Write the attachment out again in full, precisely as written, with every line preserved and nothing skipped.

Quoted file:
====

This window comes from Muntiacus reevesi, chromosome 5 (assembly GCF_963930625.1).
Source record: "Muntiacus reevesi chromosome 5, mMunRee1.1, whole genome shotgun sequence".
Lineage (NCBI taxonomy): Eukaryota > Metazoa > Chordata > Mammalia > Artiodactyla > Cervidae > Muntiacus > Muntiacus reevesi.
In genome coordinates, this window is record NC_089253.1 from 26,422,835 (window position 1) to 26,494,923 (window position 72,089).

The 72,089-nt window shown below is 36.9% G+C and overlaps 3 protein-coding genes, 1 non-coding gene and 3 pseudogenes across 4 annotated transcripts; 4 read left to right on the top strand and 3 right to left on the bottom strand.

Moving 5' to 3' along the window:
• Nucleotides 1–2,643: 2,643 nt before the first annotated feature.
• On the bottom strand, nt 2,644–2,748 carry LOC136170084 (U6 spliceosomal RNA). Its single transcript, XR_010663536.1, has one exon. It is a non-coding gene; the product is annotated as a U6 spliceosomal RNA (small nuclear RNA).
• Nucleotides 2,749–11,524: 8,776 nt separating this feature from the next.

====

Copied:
This window comes from Muntiacus reevesi, chromosome 5 (assembly GCF_963930625.1).
Source record: "Muntiacus reevesi chromosome 5, mMunRee1.1, whole genome shotgun sequence".
Lineage (NCBI taxonomy): Eukaryota > Metazoa > Chordata > Mammalia > Artiodactyla > Cervidae > Muntiacus > Muntiacus reevesi.
In genome coordinates, this window is record NC_089253.1 from 26,422,835 (window position 1) to 26,494,923 (window position 72,089).

The 72,089-nt window shown below is 36.9% G+C and overlaps 3 protein-coding genes, 1 non-coding gene and 3 pseudogenes across 4 annotated transcripts; 4 read left to right on the top strand and 3 right to left on the bottom strand.

Moving 5' to 3' along the window:
• Nucleotides 1–2,643: 2,643 nt before the first annotated feature.
• On the bottom strand, nt 2,644–2,748 carry LOC136170084 (U6 spliceosomal RNA). Its single transcript, XR_010663536.1, has one exon. It is a non-coding gene; the product is annotated as a U6 spliceosomal RNA (small nuclear RNA).
• Nucleotides 2,749–11,524: 8,776 nt separating this feature from the next.